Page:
Networking has long been practiced as a way to meet people and establish ourselves in our field with others of like-mind. We attend conferences, trainings, and events and aim to meet as many people as we can ... and collect their business cards and add them to our list. But, meeting...
No matter your field or discipline, making connections and building relationships is at the heart of not only your personal success but to the success of your cause, business or services.
You've probably heard the comment, relationships are job #1. So what is networking if not relationships in the making? I've come to think of networking skills as foundational to just about all the other skills we need. If we are to be successful in our aspirations, it behooves us to become a well-connected, go-to resource for those we serve whether in business, nonprofits, or government.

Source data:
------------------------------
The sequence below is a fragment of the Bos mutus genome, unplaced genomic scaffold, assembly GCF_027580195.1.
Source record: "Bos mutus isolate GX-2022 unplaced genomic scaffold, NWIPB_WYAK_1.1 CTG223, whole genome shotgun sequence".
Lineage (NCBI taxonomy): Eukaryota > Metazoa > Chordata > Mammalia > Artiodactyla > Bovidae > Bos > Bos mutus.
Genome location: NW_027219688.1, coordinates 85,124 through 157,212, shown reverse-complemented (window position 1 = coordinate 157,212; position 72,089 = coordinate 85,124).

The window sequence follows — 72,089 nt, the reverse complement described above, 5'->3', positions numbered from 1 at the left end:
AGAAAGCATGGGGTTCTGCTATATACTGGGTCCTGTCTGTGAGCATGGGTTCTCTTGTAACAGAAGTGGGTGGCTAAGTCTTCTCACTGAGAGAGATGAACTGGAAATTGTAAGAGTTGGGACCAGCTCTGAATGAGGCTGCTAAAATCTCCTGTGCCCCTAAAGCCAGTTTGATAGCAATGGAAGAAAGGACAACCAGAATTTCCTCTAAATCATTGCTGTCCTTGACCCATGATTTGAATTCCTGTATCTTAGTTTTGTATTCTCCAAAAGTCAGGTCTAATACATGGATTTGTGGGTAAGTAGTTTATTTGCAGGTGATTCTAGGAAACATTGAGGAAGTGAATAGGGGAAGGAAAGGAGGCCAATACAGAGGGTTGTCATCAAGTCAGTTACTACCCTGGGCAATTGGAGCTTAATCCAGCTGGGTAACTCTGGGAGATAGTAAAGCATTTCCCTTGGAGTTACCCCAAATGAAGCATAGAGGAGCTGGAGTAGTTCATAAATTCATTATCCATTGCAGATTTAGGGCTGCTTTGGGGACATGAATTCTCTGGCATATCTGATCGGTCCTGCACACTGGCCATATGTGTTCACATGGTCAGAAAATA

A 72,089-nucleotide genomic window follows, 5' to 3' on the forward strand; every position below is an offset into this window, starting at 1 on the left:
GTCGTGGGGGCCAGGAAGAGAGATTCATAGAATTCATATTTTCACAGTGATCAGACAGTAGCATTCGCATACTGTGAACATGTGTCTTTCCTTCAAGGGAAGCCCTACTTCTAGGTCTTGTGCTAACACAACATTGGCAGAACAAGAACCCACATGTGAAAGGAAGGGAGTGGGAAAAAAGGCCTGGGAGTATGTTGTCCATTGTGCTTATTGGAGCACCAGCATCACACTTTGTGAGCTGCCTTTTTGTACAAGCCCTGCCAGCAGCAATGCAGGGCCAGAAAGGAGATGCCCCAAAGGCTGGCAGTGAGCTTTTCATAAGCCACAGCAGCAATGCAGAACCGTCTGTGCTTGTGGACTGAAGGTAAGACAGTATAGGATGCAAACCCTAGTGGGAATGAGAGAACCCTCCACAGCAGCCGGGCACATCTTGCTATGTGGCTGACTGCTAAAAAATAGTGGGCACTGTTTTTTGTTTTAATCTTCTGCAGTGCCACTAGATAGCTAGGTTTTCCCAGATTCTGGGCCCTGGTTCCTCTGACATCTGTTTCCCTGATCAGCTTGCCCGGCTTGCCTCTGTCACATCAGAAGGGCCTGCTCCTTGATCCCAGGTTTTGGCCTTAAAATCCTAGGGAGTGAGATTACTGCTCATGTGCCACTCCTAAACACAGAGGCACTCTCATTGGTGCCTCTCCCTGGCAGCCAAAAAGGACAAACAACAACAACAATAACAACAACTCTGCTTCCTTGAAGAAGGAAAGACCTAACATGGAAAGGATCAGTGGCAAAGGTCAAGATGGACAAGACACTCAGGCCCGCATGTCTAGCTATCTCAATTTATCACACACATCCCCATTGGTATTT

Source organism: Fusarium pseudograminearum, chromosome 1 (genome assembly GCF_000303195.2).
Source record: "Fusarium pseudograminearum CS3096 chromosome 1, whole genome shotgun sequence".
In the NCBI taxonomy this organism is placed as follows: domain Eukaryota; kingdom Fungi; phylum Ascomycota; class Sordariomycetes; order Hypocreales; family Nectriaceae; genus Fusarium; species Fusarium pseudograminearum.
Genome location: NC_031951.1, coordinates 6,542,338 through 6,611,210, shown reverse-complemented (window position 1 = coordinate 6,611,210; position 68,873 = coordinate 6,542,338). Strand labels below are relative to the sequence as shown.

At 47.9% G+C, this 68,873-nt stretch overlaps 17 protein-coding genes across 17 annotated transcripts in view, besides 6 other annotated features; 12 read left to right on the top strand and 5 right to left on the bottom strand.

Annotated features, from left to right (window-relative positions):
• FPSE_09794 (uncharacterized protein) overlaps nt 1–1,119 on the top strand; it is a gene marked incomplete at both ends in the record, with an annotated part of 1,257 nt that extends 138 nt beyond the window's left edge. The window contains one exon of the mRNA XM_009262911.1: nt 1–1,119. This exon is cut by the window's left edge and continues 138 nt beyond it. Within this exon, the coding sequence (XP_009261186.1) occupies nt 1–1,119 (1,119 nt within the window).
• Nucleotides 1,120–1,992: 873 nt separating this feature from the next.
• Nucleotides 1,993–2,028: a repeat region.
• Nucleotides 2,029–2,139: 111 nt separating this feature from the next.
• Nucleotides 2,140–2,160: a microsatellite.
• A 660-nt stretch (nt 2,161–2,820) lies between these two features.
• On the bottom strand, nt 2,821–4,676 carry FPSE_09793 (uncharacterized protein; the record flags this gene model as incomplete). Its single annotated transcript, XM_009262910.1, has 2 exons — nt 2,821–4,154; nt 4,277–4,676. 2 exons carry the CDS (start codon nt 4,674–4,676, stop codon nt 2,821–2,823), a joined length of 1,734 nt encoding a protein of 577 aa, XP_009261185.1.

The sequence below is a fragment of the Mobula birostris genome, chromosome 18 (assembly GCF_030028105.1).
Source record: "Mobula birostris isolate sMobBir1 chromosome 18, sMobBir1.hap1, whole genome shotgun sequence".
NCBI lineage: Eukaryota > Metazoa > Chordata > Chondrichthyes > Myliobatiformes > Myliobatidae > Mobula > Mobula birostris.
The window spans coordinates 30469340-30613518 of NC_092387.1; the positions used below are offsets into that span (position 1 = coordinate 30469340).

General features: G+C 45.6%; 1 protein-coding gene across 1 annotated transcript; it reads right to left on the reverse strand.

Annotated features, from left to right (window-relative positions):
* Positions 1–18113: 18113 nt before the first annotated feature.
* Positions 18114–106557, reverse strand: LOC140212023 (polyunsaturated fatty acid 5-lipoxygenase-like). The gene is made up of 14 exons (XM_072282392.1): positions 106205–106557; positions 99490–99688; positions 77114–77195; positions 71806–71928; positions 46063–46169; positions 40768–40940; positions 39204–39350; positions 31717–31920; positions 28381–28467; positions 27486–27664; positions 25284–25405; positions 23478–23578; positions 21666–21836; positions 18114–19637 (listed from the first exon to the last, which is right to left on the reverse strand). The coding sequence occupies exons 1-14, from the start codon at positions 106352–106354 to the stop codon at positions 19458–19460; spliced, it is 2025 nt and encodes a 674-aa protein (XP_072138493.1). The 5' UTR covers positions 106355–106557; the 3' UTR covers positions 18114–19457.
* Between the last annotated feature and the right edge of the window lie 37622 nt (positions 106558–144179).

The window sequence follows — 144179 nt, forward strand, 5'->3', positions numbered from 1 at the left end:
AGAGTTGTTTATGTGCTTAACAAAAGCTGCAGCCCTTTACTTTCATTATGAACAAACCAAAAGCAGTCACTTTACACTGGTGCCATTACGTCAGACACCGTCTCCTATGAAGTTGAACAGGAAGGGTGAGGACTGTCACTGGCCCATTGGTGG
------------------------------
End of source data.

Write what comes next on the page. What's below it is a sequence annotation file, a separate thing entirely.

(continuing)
I thought I knew all about networking.
I was wrong.
Perhaps you are too?
Do any of these resonate?
I'm a fan of questions. It seems to me that questions are more important than answers because questions open us to possibilities while answers close everything down. Once we think we have the answer, we stop asking the questions. In the language of Appreciative Inquiry, we grow in the direction of the questions we ask. So questions are really important in our lives now and in the future.
This week Harvard Dean James Ryan gave a commencement address at Harvard and the video above is a small but key excerpt, the heart of the message, and it is perhaps the best commencement address I've ever heard. It had all the right elements for young people launching themselves out into the world pursuing their newly completed formal education AND it also was also spot on for the rest of us.